The International Encyclopedia of Public Policy and Administration (IEPPA) is a magnificent contribution to the fields of public policy and public administration. Consisting of approximately 900 articles and 2,700 pages, it is a truly comprehensive, all-in-one-place inventory of the concepts, practices, issues, and theories that inform and define contemporary public policymaking, analysis, evaluation, management, and implementation. The JEPPA also includes entries on the individuals, commissions, and organizations that have made key contributions to these fields.
Although it is not meant for cover-to-cover reading, those who may read it that way will find that it is an exceptionally high-quality, up-to-date, readable, lucid, and accurate exposition of a tremendous quantum of what is known about public policy and administration. The "International" in the title is completely felicitous-these volumes cross national and cultural borders as well as intellectual ones. The IEPPA also covers both policy and administration. This is particularly welcome at a time when the two fields are being pulled in divergent directions by their conceptual frameworks and organization within universities. Although it may be possible to separate policy from administration analytically, in practice they are often thoroughly intertwined. The IEPPA will prove invaluable in making each field accessible to specialists in the other, as well as to generalists. In my view, there is no other work that comes even close to bringing together so much knowledge about public policy and administration. The IEPPA contains excellent contributions by a phenomenal array of leading scholars. The associate editors, who worked with these contributors, are all outstanding scholars. The result is a work that is authoritative and definitive. It will be the standard work to which one first turns to gain an understanding of the core terms, concepts, constructs, and techniques used by academics, students, and practitioners dealing with public policy and administration.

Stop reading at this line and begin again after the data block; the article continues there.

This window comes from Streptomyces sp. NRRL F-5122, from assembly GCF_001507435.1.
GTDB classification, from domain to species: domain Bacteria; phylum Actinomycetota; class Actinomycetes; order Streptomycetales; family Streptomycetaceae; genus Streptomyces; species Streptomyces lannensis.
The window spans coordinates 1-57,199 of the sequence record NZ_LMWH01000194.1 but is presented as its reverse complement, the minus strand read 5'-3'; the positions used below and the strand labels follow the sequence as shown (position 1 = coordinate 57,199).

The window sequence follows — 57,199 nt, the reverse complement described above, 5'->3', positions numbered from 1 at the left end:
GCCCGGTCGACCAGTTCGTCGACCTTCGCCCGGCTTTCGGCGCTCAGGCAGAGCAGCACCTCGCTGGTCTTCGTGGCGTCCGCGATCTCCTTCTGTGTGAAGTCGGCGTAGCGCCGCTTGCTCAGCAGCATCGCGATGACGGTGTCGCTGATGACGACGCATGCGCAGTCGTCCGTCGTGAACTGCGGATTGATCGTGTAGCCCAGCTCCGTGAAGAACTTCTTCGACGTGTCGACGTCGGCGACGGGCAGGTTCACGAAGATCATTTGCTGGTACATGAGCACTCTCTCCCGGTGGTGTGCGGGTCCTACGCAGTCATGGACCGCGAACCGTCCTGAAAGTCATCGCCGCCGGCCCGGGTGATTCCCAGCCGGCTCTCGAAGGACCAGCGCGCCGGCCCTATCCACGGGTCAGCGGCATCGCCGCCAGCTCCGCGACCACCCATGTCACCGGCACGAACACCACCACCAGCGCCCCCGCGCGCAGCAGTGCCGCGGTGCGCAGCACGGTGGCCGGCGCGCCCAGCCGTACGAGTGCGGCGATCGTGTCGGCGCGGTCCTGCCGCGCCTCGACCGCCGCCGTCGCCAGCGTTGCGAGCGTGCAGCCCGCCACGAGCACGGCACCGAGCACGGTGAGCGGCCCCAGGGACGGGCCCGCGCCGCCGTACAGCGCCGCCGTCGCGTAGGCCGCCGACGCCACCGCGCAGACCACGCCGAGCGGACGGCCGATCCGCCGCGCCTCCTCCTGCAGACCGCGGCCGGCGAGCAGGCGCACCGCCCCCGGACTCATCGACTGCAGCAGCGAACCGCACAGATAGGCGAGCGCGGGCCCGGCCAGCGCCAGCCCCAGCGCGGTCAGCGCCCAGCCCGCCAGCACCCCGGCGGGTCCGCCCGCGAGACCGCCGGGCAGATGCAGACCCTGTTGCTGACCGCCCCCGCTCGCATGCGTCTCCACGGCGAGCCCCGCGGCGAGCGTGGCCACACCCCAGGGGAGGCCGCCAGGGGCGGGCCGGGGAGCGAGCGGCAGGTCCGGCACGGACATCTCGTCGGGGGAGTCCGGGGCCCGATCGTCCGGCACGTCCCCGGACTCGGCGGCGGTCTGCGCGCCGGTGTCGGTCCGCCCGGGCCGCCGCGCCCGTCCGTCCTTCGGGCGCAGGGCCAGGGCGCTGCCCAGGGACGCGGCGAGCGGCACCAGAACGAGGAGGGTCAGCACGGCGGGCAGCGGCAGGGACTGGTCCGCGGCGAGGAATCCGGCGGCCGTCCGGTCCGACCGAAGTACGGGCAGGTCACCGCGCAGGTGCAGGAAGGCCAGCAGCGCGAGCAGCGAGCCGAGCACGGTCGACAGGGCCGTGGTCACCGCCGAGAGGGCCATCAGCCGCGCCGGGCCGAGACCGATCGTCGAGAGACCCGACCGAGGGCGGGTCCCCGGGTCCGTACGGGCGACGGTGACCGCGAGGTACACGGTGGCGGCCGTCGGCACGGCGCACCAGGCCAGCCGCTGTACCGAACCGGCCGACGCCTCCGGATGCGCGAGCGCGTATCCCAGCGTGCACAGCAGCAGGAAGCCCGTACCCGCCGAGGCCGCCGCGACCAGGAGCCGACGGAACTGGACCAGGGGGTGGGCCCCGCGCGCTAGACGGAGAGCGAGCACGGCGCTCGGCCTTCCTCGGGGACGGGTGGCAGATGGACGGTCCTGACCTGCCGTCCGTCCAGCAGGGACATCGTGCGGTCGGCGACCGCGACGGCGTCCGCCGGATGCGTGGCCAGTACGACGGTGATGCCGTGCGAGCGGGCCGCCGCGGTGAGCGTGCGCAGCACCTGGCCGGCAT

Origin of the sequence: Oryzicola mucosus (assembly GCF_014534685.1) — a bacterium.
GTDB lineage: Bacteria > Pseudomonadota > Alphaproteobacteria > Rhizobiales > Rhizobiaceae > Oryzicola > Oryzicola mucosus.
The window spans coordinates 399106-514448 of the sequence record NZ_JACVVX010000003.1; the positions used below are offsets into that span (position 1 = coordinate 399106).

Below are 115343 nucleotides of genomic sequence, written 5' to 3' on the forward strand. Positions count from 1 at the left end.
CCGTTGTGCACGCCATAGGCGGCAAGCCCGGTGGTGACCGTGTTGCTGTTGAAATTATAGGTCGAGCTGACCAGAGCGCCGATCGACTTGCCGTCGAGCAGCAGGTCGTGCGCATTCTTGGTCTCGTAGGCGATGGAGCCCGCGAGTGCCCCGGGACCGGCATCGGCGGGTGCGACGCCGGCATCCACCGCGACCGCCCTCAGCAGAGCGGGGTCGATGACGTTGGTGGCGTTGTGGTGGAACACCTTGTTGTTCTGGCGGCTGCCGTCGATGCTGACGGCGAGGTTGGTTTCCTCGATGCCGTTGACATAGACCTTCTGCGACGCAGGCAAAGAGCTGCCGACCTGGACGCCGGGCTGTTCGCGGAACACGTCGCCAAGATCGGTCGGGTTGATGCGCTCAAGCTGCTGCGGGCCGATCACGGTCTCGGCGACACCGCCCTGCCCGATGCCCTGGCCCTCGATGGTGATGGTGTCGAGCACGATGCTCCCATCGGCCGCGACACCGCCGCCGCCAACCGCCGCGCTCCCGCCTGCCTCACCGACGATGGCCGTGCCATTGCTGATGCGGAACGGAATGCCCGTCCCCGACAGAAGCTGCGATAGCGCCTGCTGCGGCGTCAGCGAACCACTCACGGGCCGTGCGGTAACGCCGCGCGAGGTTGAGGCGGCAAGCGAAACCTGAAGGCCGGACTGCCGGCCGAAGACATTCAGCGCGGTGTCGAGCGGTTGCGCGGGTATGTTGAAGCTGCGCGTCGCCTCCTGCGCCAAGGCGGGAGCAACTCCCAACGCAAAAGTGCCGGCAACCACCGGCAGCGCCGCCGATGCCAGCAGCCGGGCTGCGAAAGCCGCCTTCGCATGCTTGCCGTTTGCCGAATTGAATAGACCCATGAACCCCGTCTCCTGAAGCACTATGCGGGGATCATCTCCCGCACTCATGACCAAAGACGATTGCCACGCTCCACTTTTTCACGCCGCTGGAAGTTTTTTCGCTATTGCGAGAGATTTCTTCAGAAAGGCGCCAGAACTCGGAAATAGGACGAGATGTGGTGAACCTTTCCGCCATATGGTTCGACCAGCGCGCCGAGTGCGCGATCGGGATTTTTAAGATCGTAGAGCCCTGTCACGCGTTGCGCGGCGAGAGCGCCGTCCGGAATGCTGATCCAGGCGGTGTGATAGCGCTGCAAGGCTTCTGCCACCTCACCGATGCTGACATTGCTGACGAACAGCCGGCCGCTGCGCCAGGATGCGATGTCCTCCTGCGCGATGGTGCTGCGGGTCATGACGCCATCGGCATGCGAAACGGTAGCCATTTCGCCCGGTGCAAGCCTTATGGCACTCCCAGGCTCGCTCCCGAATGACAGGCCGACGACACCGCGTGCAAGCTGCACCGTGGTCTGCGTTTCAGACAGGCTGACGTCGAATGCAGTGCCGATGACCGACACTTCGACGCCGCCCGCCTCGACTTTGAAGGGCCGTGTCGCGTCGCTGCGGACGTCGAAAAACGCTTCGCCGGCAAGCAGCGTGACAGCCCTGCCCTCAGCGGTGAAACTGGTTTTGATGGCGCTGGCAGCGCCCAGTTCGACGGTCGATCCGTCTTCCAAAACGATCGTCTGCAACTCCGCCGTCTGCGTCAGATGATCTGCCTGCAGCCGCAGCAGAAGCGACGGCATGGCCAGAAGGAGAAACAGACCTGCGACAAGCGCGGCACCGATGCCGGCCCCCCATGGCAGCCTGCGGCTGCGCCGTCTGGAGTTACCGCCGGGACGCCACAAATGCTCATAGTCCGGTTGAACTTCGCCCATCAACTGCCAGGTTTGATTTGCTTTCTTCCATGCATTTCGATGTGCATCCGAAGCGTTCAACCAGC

One could well wish that the IEPPA had been published earlier. It certainly would have helped to build knowledge and clarify key concepts at a time when the fields of public policy and administration were rapidly expanding. Nonetheless, the IEPPA arrives at a propitious time. The field of public management, in particular, is currently consolidating its knowledge base as a platform for developing better theories and applications. Whether a kind of fin de siécle intellectual housecleaning or a response to the substantial changes that are already upon us, we have been taking stock of what we know and believe, our analytic and conceptual tools, and our inadequacies. This broad effort is reflected in the proliferation of a variety of "handbooks" of various aspects of public management since the late 1980s. It is a sanguine process. New generations of scholars, policymakers, students, and administrative practitioners are inundated with such rapidly growing new knowledge and interpretation that they are at risk of losing touch with the old. Yet the body of thought and practice that developed over the past century with regard to public policy and administration continues to provide knowledge, technique, and insight into central issues that remain highly pertinent. Even reformers, "reinventors," and anarchists need to understand how and why the extant administrative technology developed before expecting to change it successfully.
The IEPPA has the great virtue of attending to the past while facing the future. It is an indispensable work that can help equip everyone engaged in the joint enterprise of public policy and administration to deal more effectively with the many challenges that the twenty-first century is certain to bring. If, as in an old sci-fi plot, a public official, manager, or administrator could bring only one book with him or her into the future, the IEPPA would surely be it.
Publication of the IEPPA is truly a landmark and cause for celebration in the fields of public policy and administration. Editor in Chief Jay Shafritz and his associate editors, Abdullah M. Al-Khalaf, Geert Bouckaert, Beverly A. Cigler, Peter Foot, Arie Halachmi, Richard D. Heimovics, Marc Holzer, Jerry L. McCaffery, J. Steven Ott, David O. Renz, Norma M. Riccucci, E. W. Russell, Larry D. Terry, and Kenneth F. Warren all deserve great thanks for designing, organizing, and seeing the project through.
DAVID H. ROSENBLOOM Distinguished Professor of Public Administration The American University Washington, D. C.